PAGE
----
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How to properly smoke 2.5 pound brisket

post #1 of 5
Thread Starter 

So I've given this a shot, smoking a 2.5 lb brisket, and haven't been successful.  I wanted to learn how to smoke a small brisket first since I'm pretty new at smoking (first year).  I've been unsuccessful the last 2 times, and was hoping to get some guidance.  

 

First time I smoked a small piece of brisket I smoked it around 225-230 degrees, but it seemed like it was cooking very fast (within a couple hours internal temp was up to 160) I then foiled, and threw it back in the smoker and got the internal temp up to 195, but I didn't get any elasticity, and wasn't tender, pretty tough.  I did foil when internal temp got to 160 but I didn't rest the brisket after I got the internal temp to 195.  

 

2nd time, I decided to smoke it ultra low and slow, down to 210-215 degrees, wait to get the internal time to 150, then foil, and I smoked till 187 degrees internally.  It was a little bit better in terms of flavor, however, most the brisket wasn't tender and still lacked elasticity. 

 

What do you think I should do?  Do you believe in foiling a 2.5lb brisket since it cooks so fast, since it is a small cut?  The last 2 times I have foiled I lacked barked on the brisket. 

 

I'm going to give it another shot this weekend, and this is my plan.  Night before, inject it with beef broth mixed with a little bit of bacon grease, and then let it sit out to get to room temp before going in the smoker.  I was going to smoke at 220 until internal temp reaches 197-200.  I figured I wouldn't foil it, since I don't get a good bark when foiling it.  A small cut of brisket like this, tends to reach 150-160 within a couple of hours, where I'm seeing its not enough time to get a good bark.  Also, how important is it to rest?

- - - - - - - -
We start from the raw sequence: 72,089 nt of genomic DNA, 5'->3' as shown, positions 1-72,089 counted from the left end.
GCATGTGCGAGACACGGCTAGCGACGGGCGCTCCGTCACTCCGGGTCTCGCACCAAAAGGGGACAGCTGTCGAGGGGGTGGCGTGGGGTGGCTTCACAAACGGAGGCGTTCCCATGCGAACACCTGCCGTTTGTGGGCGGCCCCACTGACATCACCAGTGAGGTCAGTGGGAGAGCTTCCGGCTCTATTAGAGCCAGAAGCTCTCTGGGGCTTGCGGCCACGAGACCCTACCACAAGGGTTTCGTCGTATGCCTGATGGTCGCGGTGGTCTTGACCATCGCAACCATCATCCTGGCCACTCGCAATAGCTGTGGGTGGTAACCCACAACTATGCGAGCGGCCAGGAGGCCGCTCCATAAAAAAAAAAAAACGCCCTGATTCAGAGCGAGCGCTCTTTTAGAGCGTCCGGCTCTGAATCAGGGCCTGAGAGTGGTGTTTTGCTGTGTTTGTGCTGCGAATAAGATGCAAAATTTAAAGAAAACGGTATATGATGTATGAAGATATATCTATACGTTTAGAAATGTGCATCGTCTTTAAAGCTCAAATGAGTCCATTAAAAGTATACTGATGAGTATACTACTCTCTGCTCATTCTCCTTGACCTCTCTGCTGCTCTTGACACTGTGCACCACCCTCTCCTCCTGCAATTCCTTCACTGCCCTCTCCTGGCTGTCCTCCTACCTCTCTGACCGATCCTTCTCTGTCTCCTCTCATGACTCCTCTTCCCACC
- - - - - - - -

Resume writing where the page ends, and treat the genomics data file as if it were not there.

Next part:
Help is greatly appreciated. 

 

Thanks,

JonnyG

post #2 of 5

I'd get really simple with it.  Stick it in a 225-250 degree smoker and cook it until it's done.  Once it hits about 185 degrees, start poking a probe into the thickest part.  When the probe goes in and out with no resistance, like a knife through warm butter, the brisket is done.  This might happen at 185, or 190, or 200+.  When it's done, it's done. 

 

Once it passes the probe test, pull it from the smoker and let it set on the counter under some foil for about 20 mins.  Then wrap with foil and allow it to continue to rest for another 20 mins or so at minimum.    The reason for tenting it with foil first is to allow the retained heat to dissipate a bit and halt the carryover cooking.  The additional 20 mins is to let the muscle fibers relax and allow the juices to redistribute.

 

The goal here is to get you to recognize what a brisket feels like when it's done.  Once you have that under your belt, then you can start experimenting with other things like wrapping in foil or butcher paper.

post #3 of 5

I have found it to be a lot harder to get a small brisket like that right than a large one. There is a really small window between getting  a 2.5 brisket done and drying it out. Try Demosthenes approach...but I would recommend going up to at least a 6 pounder. More margin for error.

post #4 of 5
Thread Starter 

Thanks Robcava.  I figured.  I don't read many articles about smoking a 2.5 pound brisket.  I figured I would start small, since its cheaper to get acquainted with it.  Thanks for the post.  

post #5 of 5
Thread Starter 

Thank you very much Demosthenes9!  Sounds like a plan.  I definitely appreciate your approach.  I'll most definitely give this a shot this Saturday and post some pictures.  

 

Thanks,

jonnyG

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